Deer are invading her Hampstead Road neighborhood, Charlotte Dewey told the City Council Monday night, and she hopes the city will take some steps to abate the problem.
Dewey, a longtime La Cañadan, said that for the first 15 years of residence here she and her family never saw a deer on their street, "but now we see whole herds."
She also noted that coyotes, natural predators of deer, seem to have vanished. "We never see a coyote," Dewey said.
Her concern, she said, is that with the extended dry period experienced in the Southland this year, plants are stressed, hillsides are becoming barren due to the deer eating plants down to the ground and there is a greater potential for damaging mudslides when the next rainy season arrives.
"What can we do?" Dewey asked the council. "I think it's going to be very serious."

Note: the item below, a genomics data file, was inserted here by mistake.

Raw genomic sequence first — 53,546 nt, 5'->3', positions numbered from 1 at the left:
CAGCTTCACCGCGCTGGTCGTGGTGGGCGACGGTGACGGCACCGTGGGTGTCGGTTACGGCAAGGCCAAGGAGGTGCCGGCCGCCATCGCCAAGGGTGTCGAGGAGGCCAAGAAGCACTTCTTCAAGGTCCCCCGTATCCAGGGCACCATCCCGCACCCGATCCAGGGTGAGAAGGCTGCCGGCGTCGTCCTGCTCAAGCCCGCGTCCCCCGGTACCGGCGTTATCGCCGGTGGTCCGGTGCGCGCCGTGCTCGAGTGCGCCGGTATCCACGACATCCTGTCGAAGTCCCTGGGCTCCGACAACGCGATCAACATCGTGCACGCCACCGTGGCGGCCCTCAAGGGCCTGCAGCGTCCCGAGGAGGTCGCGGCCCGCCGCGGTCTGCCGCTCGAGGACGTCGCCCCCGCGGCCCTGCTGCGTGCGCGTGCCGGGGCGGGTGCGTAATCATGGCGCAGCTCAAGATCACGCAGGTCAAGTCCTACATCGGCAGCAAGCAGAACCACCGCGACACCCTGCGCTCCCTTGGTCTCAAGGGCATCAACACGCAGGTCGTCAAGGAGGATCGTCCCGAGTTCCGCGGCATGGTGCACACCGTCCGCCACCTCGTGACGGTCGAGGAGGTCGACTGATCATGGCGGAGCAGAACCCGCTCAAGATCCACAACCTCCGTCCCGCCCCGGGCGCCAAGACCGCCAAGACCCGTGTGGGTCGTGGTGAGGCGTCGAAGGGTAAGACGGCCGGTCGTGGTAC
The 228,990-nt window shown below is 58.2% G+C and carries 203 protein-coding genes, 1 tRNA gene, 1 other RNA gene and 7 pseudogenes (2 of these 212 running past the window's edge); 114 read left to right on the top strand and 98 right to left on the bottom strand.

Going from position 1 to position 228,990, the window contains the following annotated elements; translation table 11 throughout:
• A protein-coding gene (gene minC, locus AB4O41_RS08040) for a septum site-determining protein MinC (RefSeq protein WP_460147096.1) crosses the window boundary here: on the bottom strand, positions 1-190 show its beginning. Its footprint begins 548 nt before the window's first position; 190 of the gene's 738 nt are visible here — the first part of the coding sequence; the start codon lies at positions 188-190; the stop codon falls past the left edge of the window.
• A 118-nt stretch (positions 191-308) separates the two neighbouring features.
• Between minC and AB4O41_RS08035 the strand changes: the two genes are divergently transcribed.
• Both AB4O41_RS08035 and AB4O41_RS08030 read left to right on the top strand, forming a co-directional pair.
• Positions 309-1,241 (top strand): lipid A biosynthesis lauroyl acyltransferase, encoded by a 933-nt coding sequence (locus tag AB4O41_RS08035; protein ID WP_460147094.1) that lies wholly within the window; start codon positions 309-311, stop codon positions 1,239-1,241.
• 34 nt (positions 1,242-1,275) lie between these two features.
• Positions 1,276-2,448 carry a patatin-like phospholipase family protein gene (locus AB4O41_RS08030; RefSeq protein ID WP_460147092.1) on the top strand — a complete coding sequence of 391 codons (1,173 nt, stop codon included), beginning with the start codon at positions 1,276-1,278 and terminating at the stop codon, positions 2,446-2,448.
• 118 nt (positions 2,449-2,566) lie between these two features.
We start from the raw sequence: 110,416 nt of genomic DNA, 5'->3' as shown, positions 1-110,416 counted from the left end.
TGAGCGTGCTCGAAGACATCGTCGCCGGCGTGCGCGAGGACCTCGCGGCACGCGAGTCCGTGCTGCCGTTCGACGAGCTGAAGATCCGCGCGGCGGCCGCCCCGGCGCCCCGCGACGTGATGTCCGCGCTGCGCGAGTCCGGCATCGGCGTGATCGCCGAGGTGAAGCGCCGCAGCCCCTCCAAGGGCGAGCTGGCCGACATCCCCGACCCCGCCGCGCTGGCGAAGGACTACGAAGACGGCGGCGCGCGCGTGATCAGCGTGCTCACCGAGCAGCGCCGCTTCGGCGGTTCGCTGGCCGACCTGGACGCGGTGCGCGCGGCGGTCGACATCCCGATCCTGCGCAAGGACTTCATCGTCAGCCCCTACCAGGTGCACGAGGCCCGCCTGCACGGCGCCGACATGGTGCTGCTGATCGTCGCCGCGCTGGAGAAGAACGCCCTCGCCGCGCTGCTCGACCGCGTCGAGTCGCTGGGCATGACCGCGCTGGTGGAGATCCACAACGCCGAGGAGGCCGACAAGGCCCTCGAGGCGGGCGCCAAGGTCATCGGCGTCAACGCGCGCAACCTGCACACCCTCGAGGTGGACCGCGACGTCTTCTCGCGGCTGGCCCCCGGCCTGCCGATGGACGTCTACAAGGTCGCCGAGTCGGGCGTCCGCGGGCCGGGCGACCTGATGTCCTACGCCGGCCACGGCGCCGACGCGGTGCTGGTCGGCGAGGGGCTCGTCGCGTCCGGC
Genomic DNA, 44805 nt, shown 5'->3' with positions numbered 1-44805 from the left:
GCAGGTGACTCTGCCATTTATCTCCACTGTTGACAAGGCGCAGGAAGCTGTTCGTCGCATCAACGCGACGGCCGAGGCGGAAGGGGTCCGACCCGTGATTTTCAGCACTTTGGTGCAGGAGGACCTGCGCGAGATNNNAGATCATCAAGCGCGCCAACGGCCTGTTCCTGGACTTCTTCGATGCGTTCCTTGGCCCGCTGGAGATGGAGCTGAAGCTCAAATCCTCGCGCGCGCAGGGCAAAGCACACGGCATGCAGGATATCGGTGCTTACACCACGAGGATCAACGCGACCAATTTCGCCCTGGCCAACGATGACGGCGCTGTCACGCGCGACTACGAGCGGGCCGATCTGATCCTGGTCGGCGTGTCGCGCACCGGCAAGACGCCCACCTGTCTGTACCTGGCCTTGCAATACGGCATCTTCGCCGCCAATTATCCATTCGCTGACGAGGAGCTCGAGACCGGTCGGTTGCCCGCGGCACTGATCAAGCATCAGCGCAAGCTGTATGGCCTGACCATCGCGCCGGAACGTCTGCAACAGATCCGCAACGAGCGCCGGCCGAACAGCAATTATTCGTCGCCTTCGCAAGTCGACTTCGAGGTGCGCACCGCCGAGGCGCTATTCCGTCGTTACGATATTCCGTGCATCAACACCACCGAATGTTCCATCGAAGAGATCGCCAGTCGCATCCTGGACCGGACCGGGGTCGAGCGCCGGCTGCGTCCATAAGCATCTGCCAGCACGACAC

Mayor Dave Spence said he'd had a few recent phone calls about the local deer population and has already looked into a possible solution. "We found there's a product called Deer No No. It's available on the Internet for a reasonable price … you hang the packet low on the [tree] limbs. You can't smell it, but [the deer] can and they won't come onto your property."
City Manager Mark Alexander said Dewey's remarks, which came during the public comment portion of the council meeting, constituted the first complaint he'd heard about deer. He said it is the city's practice when receiving similar complaints to call the county agricultural commission, which can visit the area and formulate a plan. "We'll work with them and see if there's something we can do to head off the problem," Alexander said.